us.

This is the temper of forgiveness to our fellowcreatures; and it is plainly a good and fit temper. Let us therefore now consider further, what influence it will have towards our Maker's forgiving Our Saviour undoubtedly lays a peculiar stress on it for this purpose; both by inserting it, as a condition, into the body of his prayer; and insisting on it, as a necessary one, in his words immediately after the prayer. But still, we must observe, he doth not mention it as the cause that procures our forgiveness; for "God saveth us, "not by this, or any other works of righteousness, "which we do, but according to his mercy; "which he hath shed on us abundantly through "Jesus Christ; that, being justified by his grace, "we may be heirs of eternal life." Our pardoning others is no more than a qualification, requisite to our receiving that final pardon from God, which our Saviour, through the divine goodness, hath merited by his death, on that condition. Nor is it the only qualification necessary, though it be a principal one. For the rest of God's laws were given in vain, if the observing this one

(8) Tit. iii. 5, 6, 7.

would secure his favour; and Christ would be found "the minister of sin,"9 if he had taught, that the single good disposition of forgiveness would be sufficient, let a person have ever so many bad ones. But it is plain, that throughout the whole Sermon on the Mount, in which this prayer is delivered, he makes the performance of every part of our duty the condition of our acceptance. In the very beginning of it, he hath promised heaven to several other virtues, as well as here to this; and the meaning is, not that persons may get thither by any one that they will; for nobody, sure, is so bad as to have none at all; but that each of them shall have its proper share, in fitting us for that mercy and reward, which, however, with less than all of them we shall never obtain. Our imperfections in all will, indeed, be pardoned; but not our continuance in a wilful neglect of any.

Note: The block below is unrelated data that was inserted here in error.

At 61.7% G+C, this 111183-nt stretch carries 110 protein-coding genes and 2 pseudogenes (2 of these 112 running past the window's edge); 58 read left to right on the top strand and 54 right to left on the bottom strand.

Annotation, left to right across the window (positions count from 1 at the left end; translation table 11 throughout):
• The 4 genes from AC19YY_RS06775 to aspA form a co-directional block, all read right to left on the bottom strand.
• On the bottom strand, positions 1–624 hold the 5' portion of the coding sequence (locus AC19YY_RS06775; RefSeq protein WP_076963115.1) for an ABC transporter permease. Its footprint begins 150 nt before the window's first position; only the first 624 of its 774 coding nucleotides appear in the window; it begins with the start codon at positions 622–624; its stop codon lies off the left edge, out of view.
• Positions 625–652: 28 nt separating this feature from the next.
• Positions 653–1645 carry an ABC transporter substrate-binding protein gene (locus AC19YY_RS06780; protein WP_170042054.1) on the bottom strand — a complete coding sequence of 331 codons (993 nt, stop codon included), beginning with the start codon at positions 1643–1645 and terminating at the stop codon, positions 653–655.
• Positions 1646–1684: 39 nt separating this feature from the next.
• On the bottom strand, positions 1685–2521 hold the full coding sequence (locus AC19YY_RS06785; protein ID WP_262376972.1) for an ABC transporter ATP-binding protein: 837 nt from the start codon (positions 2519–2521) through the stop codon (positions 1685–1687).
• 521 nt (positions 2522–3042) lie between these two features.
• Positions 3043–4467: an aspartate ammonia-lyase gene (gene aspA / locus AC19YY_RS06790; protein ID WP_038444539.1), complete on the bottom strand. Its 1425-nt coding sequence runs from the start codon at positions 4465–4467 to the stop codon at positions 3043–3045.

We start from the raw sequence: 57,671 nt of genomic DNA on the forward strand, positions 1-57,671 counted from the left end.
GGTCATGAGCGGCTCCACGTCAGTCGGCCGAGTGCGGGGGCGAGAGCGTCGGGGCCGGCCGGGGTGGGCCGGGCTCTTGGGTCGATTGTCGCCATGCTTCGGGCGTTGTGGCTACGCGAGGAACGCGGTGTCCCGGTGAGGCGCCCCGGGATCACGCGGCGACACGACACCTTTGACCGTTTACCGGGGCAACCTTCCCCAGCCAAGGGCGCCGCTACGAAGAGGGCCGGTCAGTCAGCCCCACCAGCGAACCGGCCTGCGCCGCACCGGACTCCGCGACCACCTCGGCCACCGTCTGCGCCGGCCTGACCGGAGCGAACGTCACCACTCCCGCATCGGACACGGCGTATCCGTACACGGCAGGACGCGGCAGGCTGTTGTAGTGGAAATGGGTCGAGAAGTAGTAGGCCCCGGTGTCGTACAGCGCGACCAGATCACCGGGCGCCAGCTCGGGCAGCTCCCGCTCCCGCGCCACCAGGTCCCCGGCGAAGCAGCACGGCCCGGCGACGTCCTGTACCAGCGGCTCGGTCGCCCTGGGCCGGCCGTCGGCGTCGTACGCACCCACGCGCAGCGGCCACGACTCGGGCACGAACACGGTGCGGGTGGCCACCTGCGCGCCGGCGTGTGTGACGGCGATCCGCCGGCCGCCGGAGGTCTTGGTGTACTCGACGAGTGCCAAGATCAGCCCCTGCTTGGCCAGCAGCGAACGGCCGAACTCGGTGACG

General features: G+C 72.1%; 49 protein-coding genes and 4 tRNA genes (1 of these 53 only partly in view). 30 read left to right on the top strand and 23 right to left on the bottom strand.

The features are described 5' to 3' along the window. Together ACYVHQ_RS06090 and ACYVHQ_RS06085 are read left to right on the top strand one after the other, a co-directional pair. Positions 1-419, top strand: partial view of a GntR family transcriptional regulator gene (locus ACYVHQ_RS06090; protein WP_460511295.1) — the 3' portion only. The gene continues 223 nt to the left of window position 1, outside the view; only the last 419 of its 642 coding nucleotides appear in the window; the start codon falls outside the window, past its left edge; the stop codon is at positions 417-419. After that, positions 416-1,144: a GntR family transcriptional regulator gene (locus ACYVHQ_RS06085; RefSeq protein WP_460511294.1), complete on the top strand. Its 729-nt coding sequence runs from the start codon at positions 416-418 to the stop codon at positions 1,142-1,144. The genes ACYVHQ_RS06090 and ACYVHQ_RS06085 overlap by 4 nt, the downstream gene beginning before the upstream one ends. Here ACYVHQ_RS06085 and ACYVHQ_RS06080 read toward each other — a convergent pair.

Still, though a spirit of forgiveness to our brother is, by no means, the whole that God requires in order to forgive us yet, it is a quality, often so difficult, always so important, and so peculiarly needful to be exercised by us, when we are entreating our Maker to exercise it towards us; that our Saviour hath great reason to place it in the strong light which he hath done; and even to place it single; since his design could not easily be under stood to be any other, than to engage our particular attention to what deserves it so much. For if we will not, for the love of God, and in obedience to his command, pardon our fellow-creatures the few and small injuries which they are able to do us, (when, perhaps, we may have done many things to provoke them, and comparatively can have done little to oblige or serve them) how should we ever expect that he will forgive us the numerous and heinous offences which we have

(9) Gal. ii. 17.

committed against him; from whom we have received all that we have, on whom we depend for all that we can hope for, to whom, therefore, we owe the most unreserved duty, and the most affectionate gratitude?

Let us remember, then, that since we pray to be forgiven, only as we forgive, so often as we use these words, we pray, in effect, for God's vengeance upon ourselves, instead of his mercy, if we forgive not. And, therefore, let us apply to him continually for grace to do in earnest, what we profess to do in this petition; let us carefully examine our hearts and our conduct, that we may not cheat ourselves, for we cannot cheat God, with false pretences of observing this duty, while, indeed, we transgress it; let us utterly "put away from us, all bitter"ness, and wrath, and clamour, and evil speaking, "with all malice; and be kind one to another, "tender-hearted, forgiving one to another; even "as (we hope that) God, for Christ's sake, will "forgive us."1

(1) Eph. iv. 31, 32.